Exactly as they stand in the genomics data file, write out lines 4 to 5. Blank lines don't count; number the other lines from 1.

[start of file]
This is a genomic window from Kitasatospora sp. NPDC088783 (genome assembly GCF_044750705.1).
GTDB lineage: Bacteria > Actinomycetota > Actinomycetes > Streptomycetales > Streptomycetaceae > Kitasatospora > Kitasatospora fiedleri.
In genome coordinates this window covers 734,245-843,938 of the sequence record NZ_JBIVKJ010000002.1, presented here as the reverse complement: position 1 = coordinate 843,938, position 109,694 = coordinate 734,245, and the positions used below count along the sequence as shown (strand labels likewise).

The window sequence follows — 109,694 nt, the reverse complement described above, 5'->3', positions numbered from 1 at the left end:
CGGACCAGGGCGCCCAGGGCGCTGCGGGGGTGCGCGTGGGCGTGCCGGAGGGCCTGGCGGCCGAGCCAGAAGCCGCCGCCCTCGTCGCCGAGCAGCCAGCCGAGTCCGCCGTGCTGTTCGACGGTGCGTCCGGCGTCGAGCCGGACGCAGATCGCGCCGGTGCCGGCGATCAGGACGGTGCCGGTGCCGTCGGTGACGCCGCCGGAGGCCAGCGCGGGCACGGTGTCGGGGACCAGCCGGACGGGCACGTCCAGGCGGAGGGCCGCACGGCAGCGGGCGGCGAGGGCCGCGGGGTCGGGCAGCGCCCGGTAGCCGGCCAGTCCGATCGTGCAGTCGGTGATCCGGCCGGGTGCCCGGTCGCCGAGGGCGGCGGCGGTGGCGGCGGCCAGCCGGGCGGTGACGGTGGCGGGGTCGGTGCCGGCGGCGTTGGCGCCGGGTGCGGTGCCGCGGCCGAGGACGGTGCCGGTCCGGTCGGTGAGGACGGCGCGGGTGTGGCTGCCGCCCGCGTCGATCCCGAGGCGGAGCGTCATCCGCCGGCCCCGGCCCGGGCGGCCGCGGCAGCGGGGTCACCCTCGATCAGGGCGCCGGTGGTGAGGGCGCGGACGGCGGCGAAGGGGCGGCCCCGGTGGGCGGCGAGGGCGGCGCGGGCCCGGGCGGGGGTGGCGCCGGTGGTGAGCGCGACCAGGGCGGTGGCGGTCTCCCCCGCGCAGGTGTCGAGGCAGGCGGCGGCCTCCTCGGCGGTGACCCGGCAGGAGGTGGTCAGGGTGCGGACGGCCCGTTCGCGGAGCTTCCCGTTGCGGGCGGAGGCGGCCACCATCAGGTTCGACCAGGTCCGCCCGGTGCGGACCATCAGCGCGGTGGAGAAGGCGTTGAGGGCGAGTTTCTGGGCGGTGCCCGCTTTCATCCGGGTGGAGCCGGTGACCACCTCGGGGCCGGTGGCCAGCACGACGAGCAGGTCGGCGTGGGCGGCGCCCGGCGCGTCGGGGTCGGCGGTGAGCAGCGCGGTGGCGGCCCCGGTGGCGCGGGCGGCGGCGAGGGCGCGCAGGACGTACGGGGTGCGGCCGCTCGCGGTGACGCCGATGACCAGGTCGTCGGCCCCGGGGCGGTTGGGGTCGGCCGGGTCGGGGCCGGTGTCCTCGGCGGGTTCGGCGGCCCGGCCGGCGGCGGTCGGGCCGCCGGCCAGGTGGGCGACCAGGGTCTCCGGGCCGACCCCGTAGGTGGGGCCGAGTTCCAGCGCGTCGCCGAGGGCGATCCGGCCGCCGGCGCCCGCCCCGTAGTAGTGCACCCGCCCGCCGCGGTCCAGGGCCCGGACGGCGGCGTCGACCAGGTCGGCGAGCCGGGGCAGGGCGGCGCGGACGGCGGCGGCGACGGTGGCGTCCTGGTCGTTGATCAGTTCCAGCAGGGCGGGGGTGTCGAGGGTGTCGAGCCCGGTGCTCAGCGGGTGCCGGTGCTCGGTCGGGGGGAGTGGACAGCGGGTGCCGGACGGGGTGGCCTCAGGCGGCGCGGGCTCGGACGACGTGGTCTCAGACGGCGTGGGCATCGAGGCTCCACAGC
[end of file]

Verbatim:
The window sequence follows — 109,694 nt, the reverse complement described above, 5'->3', positions numbered from 1 at the left end:
CGGACCAGGGCGCCCAGGGCGCTGCGGGGGTGCGCGTGGGCGTGCCGGAGGGCCTGGCGGCCGAGCCAGAAGCCGCCGCCCTCGTCGCCGAGCAGCCAGCCGAGTCCGCCGTGCTGTTCGACGGTGCGTCCGGCGTCGAGCCGGACGCAGATCGCGCCGGTGCCGGCGATCAGGACGGTGCCGGTGCCGTCGGTGACGCCGCCGGAGGCCAGCGCGGGCACGGTGTCGGGGACCAGCCGGACGGGCACGTCCAGGCGGAGGGCCGCACGGCAGCGGGCGGCGAGGGCCGCGGGGTCGGGCAGCGCCCGGTAGCCGGCCAGTCCGATCGTGCAGTCGGTGATCCGGCCGGGTGCCCGGTCGCCGAGGGCGGCGGCGGTGGCGGCGGCCAGCCGGGCGGTGACGGTGGCGGGGTCGGTGCCGGCGGCGTTGGCGCCGGGTGCGGTGCCGCGGCCGAGGACGGTGCCGGTCCGGTCGGTGAGGACGGCGCGGGTGTGGCTGCCGCCCGCGTCGATCCCGAGGCGGAGCGTCATCCGCCGGCCCCGGCCCGGGCGGCCGCGGCAGCGGGGTCACCCTCGATCAGGGCGCCGGTGGTGAGGGCGCGGACGGCGGCGAAGGGGCGGCCCCGGTGGGCGGCGAGGGCGGCGCGGGCCCGGGCGGGGGTGGCGCCGGTGGTGAGCGCGACCAGGGCGGTGGCGGTCTCCCCCGCGCAGGTGTCGAGGCAGGCGGCGGCCTCCTCGGCGGTGACCCGGCAGGAGGTGGTCAGGGTGCGGACGGCCCGTTCGCGGAGCTTCCCGTTGCGGGCGGAGGCGGCCACCATCAGGTTCGACCAGGTCCGCCCGGTGCGGACCATCAGCGCGGTGGAGAAGGCGTTGAGGGCGAGTTTCTGGGCGGTGCCCGCTTTCATCCGGGTGGAGCCGGTGACCACCTCGGGGCCGGTGGCCAGCACGACGAGCAGGTCGGCGTGGGCGGCGCCCGGCGCGTCGGGGTCGGCGGTGAGCAGCGCGGTGGCGGCCCCGGTGGCGCGGGCGGCGGCGAGGGCGCGCAGGACGTACGGGGTGCGGCCGCTCGCGGTGACGCCGATGACCAGGTCGTCGGCCCCGGGGCGGTTGGGGTCGGCCGGGTCGGGGCCGGTGTCCTCGGCGGGTTCGGCGGCCCGGCCGGCGGCGGTCGGGCCGCCGGCCAGGTGGGCGACCAGGGTCTCCGGGCCGACCCCGTAGGTGGGGCCGAGTTCCAGCGCGTCGCCGAGGGCGATCCGGCCGCCGGCGCCCGCCCCGTAGTAGTGCACCCGCCCGCCGCGGTCCAGGGCCCGGACGGCGGCGTCGACCAGGTCGGCGAGCCGGGGCAGGGCGGCGCGGACGGCGGCGGCGACGGTGGCGTCCTGGTCGTTGATCAGTTCCAGCAGGGCGGGGGTGTCGAGGGTGTCGAGCCCGGTGCTCAGCGGGTGCCGGTGCTCGGTCGGGGGGAGTGGACAGCGGGTGCCGGACGGGGTGGCCTCAGGCGGCGCGGGCTCGGACGACGTGGTCTCAGACGGCGTGGGCATCGAGGCTCCACAGC